Livneh B., J.S. Deems., D. Schneider, J. Barsugli, and N.P. Molotch (2014), Filling in the Gaps: Inferring Spatially Distributed Precipitation from Gauge Observations over Complex Terrain. Water Resources Research, in review

Livneh B., J.S. Deems, B. Buma, J.J. Barsugli, D. Schneider, N.P. Molotch, K. Wolter, and C.A. Wessman, 2014: Catchment Response to Bark Beetle Outbreak in the Upper Colorado River Basin, Journal of Geophysical Research (in review).

Multiple efforts to integrate research findings into CBRFC operations.

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A Socioeconomic Impacts and Adaptation Strategies Clearinghouse

Primary Investigators: Roberta Klein, William Travis

Development of an online, searchable database to provide stakeholders with resources regarding socioeconomic impacts of climate change in the Western Water Assessment region

This project entailed the creation of an online, searchable database of research on socioeconomic impacts of climate change in the Intermountain West. It has been populated with more than 160 items, including peer- and non-peer-reviewed articles, reports, websites, presentations, etc. addressing the socioeconomic impacts of various climate phenomena.  The items can be sorted by sector (e.g., agriculture, outdoor recreation, water), phenomenon (climate variability, climate change, drought, floods, fire, heat waves, extreme events), and the geographical location(s) the item focuses on. In general, there was more literature about the socioeconomic impacts of climate variability and change on outdoor recreation than initially expected. The PIs have drafted two separate white papers to capture the state of existing knowledge on socioeconomic impacts of drought in the West.

Papers, Reports, and Presentations for this Project
Socioeconomic Impacts Database

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Stochastic Streamflow Simulation at Interannual and Interdecadal Time Scales and Implications to Water Resources Management in the Colorado River Basin

Primary Investigators: Balaji Rajagopalan, Edith Zagona, Ken Nowak, Cameron Bracken

Analysis of streamflow variability at short (interannual) and long (interdecadal) time scales to support Bureau of Reclamation management activities on the Colorado River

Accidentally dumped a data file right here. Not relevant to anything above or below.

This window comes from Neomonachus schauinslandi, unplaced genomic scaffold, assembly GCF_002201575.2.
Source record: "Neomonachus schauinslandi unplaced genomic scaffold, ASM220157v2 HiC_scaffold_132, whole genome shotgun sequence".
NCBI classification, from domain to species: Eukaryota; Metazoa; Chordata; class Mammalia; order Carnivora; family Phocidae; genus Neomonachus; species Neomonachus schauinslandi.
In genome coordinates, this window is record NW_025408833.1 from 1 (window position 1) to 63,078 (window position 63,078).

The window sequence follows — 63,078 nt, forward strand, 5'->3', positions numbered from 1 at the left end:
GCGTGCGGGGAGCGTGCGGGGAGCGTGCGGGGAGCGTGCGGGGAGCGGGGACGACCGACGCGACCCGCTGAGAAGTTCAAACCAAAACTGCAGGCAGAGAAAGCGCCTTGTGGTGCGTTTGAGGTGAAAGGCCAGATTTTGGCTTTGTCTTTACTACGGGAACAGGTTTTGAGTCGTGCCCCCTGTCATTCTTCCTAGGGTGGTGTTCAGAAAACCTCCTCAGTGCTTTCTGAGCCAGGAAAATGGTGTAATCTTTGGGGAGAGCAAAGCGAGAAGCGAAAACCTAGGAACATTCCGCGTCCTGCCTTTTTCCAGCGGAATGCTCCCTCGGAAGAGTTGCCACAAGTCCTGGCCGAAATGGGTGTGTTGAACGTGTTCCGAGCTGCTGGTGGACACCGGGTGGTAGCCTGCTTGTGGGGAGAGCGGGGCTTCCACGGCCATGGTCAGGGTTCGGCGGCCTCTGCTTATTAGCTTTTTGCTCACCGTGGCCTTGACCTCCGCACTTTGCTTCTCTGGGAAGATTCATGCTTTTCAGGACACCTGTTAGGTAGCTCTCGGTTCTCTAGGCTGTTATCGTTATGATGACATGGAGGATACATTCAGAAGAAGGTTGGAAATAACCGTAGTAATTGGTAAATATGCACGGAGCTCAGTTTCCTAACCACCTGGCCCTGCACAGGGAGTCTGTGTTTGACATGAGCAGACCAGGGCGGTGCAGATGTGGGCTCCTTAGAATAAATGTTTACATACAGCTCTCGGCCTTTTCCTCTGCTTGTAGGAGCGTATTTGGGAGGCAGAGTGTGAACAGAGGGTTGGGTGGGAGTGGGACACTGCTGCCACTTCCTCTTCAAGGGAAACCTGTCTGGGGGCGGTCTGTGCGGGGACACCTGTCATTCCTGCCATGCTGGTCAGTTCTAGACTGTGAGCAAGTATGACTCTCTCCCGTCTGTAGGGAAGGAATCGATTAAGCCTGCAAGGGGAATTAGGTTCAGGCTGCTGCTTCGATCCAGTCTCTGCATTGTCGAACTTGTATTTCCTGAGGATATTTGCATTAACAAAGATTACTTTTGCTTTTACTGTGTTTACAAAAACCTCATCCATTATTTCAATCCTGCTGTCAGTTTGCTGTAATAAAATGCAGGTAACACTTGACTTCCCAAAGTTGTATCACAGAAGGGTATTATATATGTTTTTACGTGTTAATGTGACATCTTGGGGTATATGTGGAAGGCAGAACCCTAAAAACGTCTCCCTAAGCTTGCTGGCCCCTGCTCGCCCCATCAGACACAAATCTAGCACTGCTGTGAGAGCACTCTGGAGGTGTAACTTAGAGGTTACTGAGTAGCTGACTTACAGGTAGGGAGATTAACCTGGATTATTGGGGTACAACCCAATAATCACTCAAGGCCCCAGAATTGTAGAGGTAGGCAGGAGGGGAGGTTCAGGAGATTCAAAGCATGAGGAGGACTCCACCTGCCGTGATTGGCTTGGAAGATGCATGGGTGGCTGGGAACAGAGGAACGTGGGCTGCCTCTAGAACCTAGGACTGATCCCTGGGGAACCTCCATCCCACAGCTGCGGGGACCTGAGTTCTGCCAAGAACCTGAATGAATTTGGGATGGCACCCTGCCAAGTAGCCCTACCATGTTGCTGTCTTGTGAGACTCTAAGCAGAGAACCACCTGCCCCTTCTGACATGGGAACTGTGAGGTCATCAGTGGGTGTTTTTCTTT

This multi-year effort was aimed at benefiting the Bureau of Reclamation from the integration of stochastic simulation techniques into planning and the development of the new Midterm Operations Model for the Colorado River Basin. To understand how streamflow has varied at interannual and interdecadal time scales, WWA researchers Rajagopalan, Nowak, Zagona, and Bracken empoyed suite of methodologies. At the interdecadal time scale, wavelet analysis was used to demonstrate the climatic drivers of streamflow variability, and a stochastic simulation of multisite streamflow with nonstationary spectral features was developed. At the interannual time scale, hidden Markov models were used to demonstrate that short-term changes in streamflow are greater than indicated by standard time-series analysis. In addition, development of a new probabilistic Midterm Operations Model was completed and is now in use by the Bureau of Reclamation.

Papers, Reports, and Presentations for this Project

Bracken, C. (2011). Seasonal to Inter-Annual Streamflow Simulation and Forecasting on the Upper Colorado River Basin and Implications for Water Resources Management. M.S. Thesis, Department of Civil, Environmental, and Architectural Engineering, University of Colorado Boulder.

Bracken, C., B. Rajagopalan, and J. Prairie. (2010). A Multi-Site Seasonal Ensemble Streamflow Forecasting Technique. Water Resources Research 46: W03302.

Nowak, K., M. Hoerling, B. Rajagopalan, E. and Zagona. (2012). Colorado River Basin Hydroclimatic Variability. Journal of Climate 25(12): 4389.

Nowak, K. (2011). Stochastic Streamflow Simulation at Interdecadal Times Scales and Implications for Water Resources Management in the Colorado River Basin. Ph.D. Thesis, Department of Civil, Environmental, and Architectural Engineering, University of Colorado Boulder.

Nowak, K., B. Rajagopalan, and E. Zagona. (2011). Wavelet Auto-Regressive Method (WARM) for multi-site streamflow simulation of data with non-stationary spectra. Journal of Hydrology, 410 (1-2): 1-12.

Nowak, K., J. Prairie, B. Rajagopalan, and U. Lall, (2010). A nonparametric stochastic approach for multisite disaggregation of annual to daily streamflow. Water Resources Research 46: W08529